Wednesday, September 17, 2008

$25 a week

I read an interesting article in our local paper about eating for $25/week (per person). That is how much people living on food stamps are given..that is less than $4/day. My family would receive $643/month.

So, the Illinois Food Bank is challenging people to try to eat for $25 next week, Sept 22-28, The $25 Challenge. If you don't want to take the challenge, consider donating $25 to the bank or make a food donation. The challenge is not to just eat for $25, I think I could do that easily, but eat healthily...that is a challenge.

There is a symposium entitled "Running on Empty: Hungers Impact on our Community" Tues night at 730pm at the Champaign Public Library.

I love food-related challenges so I think I might try it for us (although Monday is a birthday here, so we have restaurant plans). I will try to blog about it here but you can read other participants here.

Please feel free to post your frugal eating ideas and recipes here!

For more information, click over to the Eastern Illinois Food Bank.

Information on:
Food Stamps (LINK program)
Women, Infants, and Children (WIC)
WIC for the Farmer's Market


Jason said...

You can go a long time on rice and beans/lentils. I'm no vegetarian, but meatless eating is (or can be) way cheaper.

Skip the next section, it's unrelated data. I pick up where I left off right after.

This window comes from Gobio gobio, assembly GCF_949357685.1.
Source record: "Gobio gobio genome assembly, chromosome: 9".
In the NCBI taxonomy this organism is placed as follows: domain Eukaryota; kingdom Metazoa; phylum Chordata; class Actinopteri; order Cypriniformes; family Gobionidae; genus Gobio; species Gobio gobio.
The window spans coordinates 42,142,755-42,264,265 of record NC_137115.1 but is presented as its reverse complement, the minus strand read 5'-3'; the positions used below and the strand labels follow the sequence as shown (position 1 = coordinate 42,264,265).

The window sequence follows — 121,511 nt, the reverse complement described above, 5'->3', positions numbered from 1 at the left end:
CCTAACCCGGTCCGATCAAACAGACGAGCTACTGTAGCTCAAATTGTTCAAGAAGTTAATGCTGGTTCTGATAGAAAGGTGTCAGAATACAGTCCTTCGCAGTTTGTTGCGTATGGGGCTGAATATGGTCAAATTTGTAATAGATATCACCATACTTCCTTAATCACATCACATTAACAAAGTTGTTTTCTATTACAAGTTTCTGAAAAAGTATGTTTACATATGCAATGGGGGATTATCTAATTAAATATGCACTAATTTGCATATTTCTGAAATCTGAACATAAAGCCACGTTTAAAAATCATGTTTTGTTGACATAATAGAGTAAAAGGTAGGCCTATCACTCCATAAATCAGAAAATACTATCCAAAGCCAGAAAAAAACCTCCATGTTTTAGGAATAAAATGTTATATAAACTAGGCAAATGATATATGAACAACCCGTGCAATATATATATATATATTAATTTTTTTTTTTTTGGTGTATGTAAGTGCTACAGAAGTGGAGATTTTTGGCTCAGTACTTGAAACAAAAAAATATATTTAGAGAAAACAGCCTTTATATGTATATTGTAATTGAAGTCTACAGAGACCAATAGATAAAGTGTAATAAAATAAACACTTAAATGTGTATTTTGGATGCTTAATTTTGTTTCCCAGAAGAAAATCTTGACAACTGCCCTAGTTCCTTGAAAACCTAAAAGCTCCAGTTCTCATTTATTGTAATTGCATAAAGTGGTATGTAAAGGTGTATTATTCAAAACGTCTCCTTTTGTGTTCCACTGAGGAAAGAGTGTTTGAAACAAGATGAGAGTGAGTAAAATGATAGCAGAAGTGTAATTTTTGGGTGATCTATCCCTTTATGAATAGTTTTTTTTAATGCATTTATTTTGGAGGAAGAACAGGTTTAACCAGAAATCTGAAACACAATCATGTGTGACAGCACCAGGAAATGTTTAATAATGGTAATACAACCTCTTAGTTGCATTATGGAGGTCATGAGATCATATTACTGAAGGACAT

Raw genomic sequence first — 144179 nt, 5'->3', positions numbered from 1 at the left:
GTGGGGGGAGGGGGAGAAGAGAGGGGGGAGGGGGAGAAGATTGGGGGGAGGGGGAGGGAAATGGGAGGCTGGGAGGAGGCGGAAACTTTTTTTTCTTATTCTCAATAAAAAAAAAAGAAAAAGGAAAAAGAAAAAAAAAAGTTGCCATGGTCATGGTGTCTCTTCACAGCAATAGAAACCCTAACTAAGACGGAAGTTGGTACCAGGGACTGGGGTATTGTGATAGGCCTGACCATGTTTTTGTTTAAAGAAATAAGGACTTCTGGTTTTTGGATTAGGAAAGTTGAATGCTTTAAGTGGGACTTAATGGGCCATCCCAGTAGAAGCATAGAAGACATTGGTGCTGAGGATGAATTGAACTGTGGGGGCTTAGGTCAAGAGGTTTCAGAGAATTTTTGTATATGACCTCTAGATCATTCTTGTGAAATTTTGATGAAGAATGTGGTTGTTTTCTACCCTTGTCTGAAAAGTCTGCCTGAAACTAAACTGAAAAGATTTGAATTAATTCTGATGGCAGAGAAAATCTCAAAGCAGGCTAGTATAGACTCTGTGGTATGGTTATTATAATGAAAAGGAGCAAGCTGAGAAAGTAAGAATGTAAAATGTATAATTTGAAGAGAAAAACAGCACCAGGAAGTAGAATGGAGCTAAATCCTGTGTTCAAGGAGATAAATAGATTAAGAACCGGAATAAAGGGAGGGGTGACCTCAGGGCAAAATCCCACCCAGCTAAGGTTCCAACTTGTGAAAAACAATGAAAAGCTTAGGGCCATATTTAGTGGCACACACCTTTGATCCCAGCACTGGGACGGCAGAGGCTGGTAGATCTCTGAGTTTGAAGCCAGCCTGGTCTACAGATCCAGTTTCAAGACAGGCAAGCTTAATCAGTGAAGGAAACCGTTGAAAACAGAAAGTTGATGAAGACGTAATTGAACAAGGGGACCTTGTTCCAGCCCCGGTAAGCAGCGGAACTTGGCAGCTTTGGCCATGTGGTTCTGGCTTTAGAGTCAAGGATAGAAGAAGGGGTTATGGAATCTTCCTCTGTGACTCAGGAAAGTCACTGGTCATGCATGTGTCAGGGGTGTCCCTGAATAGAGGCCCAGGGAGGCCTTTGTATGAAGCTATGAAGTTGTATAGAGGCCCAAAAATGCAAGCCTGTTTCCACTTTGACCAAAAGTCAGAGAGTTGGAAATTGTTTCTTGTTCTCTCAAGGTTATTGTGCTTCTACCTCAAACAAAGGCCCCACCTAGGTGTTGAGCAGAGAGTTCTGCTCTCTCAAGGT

The problem with things like this is what counts toward the $25 cost? Is it just what you buy fresh for the week, or are any pantry staples usable?

One of the strengths of knowing recipes from places like India is the ability to add lots of flavor from spices & things you can always have around with a little meat, potato, or other veg added in for variation. Now if all the spices counted toward the $25...

Jenna said...

I thought about while reading the food bank's blog. If I buy a pound of coffee, for example, really I should be able to spread out that cost over the 20 cups it provides. That goes for so many items. I would price it out.

Beans and lentils are a great cheap and healthy eat.

The Fearless Freak said...

I could absolutely do this. Our food budget is $300 a month for 4 people. That is everything that we buy during that month. Something roll over. For example, I wouldn't use an entire container of garlic powder every month so I wouldn't have to buy one every month. But it also includes all of our paper goods (something food stamps wouldn't pay for)like paper plates, paper towels, toilet paper, etc as well as cleaning products (again something food stamps wouldn't pay for). I would say that once you factor those things out, my actual spending runs around 200-250 a month.